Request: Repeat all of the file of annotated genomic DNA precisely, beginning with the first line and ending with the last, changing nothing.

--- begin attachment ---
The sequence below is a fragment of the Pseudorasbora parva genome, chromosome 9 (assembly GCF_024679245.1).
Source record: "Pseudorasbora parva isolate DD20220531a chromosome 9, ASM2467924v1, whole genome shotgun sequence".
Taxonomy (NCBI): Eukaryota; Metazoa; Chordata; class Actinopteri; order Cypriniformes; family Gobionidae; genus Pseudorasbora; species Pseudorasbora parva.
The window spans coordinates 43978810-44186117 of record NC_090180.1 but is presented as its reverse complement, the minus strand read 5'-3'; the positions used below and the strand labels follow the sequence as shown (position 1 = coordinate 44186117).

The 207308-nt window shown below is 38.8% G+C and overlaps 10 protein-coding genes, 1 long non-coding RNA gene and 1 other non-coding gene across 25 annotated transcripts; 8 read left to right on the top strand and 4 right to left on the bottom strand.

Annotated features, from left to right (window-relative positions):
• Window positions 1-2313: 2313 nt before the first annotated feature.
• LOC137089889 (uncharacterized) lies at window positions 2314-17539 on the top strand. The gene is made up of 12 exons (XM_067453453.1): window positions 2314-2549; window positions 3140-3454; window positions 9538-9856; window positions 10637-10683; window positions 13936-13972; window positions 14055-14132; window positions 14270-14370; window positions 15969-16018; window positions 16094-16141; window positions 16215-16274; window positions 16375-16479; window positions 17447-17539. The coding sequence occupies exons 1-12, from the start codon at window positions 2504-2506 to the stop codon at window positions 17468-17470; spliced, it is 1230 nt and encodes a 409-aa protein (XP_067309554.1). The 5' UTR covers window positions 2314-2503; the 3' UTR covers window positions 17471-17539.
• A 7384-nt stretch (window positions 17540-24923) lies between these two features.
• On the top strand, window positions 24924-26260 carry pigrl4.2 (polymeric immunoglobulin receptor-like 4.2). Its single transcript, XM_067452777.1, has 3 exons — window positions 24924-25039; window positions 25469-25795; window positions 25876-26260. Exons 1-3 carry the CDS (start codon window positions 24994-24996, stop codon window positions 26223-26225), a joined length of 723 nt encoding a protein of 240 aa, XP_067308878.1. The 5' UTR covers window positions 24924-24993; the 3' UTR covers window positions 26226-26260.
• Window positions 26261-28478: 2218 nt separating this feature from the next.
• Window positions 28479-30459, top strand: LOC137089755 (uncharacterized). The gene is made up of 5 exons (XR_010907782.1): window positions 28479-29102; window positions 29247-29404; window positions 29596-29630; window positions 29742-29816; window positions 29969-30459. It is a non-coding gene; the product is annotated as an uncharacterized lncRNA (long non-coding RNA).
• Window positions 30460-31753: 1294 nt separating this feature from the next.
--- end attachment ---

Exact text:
The sequence below is a fragment of the Pseudorasbora parva genome, chromosome 9 (assembly GCF_024679245.1).
Source record: "Pseudorasbora parva isolate DD20220531a chromosome 9, ASM2467924v1, whole genome shotgun sequence".
Taxonomy (NCBI): Eukaryota; Metazoa; Chordata; class Actinopteri; order Cypriniformes; family Gobionidae; genus Pseudorasbora; species Pseudorasbora parva.
The window spans coordinates 43978810-44186117 of record NC_090180.1 but is presented as its reverse complement, the minus strand read 5'-3'; the positions used below and the strand labels follow the sequence as shown (position 1 = coordinate 44186117).

The 207308-nt window shown below is 38.8% G+C and overlaps 10 protein-coding genes, 1 long non-coding RNA gene and 1 other non-coding gene across 25 annotated transcripts; 8 read left to right on the top strand and 4 right to left on the bottom strand.

Annotated features, from left to right (window-relative positions):
• Window positions 1-2313: 2313 nt before the first annotated feature.
• LOC137089889 (uncharacterized) lies at window positions 2314-17539 on the top strand. The gene is made up of 12 exons (XM_067453453.1): window positions 2314-2549; window positions 3140-3454; window positions 9538-9856; window positions 10637-10683; window positions 13936-13972; window positions 14055-14132; window positions 14270-14370; window positions 15969-16018; window positions 16094-16141; window positions 16215-16274; window positions 16375-16479; window positions 17447-17539. The coding sequence occupies exons 1-12, from the start codon at window positions 2504-2506 to the stop codon at window positions 17468-17470; spliced, it is 1230 nt and encodes a 409-aa protein (XP_067309554.1). The 5' UTR covers window positions 2314-2503; the 3' UTR covers window positions 17471-17539.
• A 7384-nt stretch (window positions 17540-24923) lies between these two features.
• On the top strand, window positions 24924-26260 carry pigrl4.2 (polymeric immunoglobulin receptor-like 4.2). Its single transcript, XM_067452777.1, has 3 exons — window positions 24924-25039; window positions 25469-25795; window positions 25876-26260. Exons 1-3 carry the CDS (start codon window positions 24994-24996, stop codon window positions 26223-26225), a joined length of 723 nt encoding a protein of 240 aa, XP_067308878.1. The 5' UTR covers window positions 24924-24993; the 3' UTR covers window positions 26226-26260.
• Window positions 26261-28478: 2218 nt separating this feature from the next.
• Window positions 28479-30459, top strand: LOC137089755 (uncharacterized). The gene is made up of 5 exons (XR_010907782.1): window positions 28479-29102; window positions 29247-29404; window positions 29596-29630; window positions 29742-29816; window positions 29969-30459. It is a non-coding gene; the product is annotated as an uncharacterized lncRNA (long non-coding RNA).
• Window positions 30460-31753: 1294 nt separating this feature from the next.